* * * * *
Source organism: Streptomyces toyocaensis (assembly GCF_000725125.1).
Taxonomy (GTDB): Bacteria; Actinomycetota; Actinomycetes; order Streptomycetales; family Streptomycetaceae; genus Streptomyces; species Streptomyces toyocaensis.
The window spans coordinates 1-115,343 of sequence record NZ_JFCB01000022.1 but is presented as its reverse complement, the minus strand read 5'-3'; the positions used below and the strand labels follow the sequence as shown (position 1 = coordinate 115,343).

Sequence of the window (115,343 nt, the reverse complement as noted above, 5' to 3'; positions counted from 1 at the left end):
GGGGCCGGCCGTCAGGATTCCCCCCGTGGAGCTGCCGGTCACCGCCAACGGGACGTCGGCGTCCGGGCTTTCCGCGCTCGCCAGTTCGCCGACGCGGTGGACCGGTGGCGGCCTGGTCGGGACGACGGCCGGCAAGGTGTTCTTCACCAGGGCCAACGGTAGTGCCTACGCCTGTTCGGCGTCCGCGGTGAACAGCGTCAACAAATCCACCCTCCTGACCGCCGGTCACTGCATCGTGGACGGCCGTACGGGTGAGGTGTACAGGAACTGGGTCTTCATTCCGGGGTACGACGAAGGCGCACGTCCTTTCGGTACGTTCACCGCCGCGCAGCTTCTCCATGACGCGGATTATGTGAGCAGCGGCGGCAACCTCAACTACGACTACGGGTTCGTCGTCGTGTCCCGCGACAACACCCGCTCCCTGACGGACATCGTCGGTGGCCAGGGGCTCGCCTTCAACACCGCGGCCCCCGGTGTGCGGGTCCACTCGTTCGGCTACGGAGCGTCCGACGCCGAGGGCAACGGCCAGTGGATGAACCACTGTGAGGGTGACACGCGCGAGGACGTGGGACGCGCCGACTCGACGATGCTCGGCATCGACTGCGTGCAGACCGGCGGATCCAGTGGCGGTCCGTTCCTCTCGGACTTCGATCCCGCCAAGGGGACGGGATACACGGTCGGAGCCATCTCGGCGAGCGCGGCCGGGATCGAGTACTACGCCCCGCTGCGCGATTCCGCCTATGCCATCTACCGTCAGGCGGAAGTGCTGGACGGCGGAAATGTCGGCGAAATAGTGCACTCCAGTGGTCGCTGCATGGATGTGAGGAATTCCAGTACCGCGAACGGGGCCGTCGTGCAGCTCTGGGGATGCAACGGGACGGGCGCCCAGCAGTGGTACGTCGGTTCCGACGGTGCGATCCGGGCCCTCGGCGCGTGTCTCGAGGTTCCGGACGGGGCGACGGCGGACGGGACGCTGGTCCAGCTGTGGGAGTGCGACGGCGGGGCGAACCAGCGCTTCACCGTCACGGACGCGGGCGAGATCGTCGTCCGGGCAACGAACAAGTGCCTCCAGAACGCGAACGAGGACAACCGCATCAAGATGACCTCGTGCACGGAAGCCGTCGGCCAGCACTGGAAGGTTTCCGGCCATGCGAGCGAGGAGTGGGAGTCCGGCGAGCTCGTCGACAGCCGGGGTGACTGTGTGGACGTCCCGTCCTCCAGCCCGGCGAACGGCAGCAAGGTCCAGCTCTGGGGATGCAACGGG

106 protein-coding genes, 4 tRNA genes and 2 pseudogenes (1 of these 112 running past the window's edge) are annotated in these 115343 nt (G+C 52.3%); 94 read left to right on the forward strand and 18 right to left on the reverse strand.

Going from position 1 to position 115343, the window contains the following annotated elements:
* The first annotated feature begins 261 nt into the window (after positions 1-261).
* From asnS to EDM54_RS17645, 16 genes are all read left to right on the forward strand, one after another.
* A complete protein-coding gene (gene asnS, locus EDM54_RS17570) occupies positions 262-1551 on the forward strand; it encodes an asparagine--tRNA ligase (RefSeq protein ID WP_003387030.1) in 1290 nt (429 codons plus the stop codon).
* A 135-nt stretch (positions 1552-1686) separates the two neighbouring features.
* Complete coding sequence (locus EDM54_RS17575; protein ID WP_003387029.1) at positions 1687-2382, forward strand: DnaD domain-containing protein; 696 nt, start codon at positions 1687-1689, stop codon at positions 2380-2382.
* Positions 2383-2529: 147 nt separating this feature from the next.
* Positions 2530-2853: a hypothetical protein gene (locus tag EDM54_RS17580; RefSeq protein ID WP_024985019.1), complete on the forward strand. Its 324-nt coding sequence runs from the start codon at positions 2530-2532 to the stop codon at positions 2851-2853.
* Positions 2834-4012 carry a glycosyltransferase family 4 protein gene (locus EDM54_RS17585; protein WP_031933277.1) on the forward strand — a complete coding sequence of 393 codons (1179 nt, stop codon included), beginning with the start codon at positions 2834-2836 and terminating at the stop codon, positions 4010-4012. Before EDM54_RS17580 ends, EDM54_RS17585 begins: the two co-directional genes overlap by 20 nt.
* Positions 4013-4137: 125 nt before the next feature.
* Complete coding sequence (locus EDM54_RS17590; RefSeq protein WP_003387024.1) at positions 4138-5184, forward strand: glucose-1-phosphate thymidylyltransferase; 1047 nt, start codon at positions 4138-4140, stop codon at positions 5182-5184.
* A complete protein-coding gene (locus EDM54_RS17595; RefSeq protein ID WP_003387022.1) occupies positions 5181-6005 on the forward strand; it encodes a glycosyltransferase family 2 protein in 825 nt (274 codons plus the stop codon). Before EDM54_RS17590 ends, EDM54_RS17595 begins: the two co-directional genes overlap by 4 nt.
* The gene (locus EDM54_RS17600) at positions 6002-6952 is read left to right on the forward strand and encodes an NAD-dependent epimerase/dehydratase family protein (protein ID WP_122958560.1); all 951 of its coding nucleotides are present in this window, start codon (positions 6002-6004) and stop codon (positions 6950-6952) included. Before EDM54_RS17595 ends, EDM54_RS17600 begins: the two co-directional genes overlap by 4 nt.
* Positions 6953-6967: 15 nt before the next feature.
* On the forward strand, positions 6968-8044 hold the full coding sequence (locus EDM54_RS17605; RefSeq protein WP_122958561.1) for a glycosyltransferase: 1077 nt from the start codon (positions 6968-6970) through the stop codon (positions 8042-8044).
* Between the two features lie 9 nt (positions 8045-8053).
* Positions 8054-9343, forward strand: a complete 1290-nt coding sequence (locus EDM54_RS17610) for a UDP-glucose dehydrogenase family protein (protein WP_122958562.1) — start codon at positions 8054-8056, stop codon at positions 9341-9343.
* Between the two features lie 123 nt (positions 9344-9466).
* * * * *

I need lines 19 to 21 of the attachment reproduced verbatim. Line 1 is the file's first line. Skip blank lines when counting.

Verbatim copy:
* The gene (locus EDM54_RS17600) at positions 6002-6952 is read left to right on the forward strand and encodes an NAD-dependent epimerase/dehydratase family protein (protein ID WP_122958560.1); all 951 of its coding nucleotides are present in this window, start codon (positions 6002-6004) and stop codon (positions 6950-6952) included. Before EDM54_RS17595 ends, EDM54_RS17600 begins: the two co-directional genes overlap by 4 nt.
* Positions 6953-6967: 15 nt before the next feature.
* On the forward strand, positions 6968-8044 hold the full coding sequence (locus EDM54_RS17605; RefSeq protein WP_122958561.1) for a glycosyltransferase: 1077 nt from the start codon (positions 6968-6970) through the stop codon (positions 8042-8044).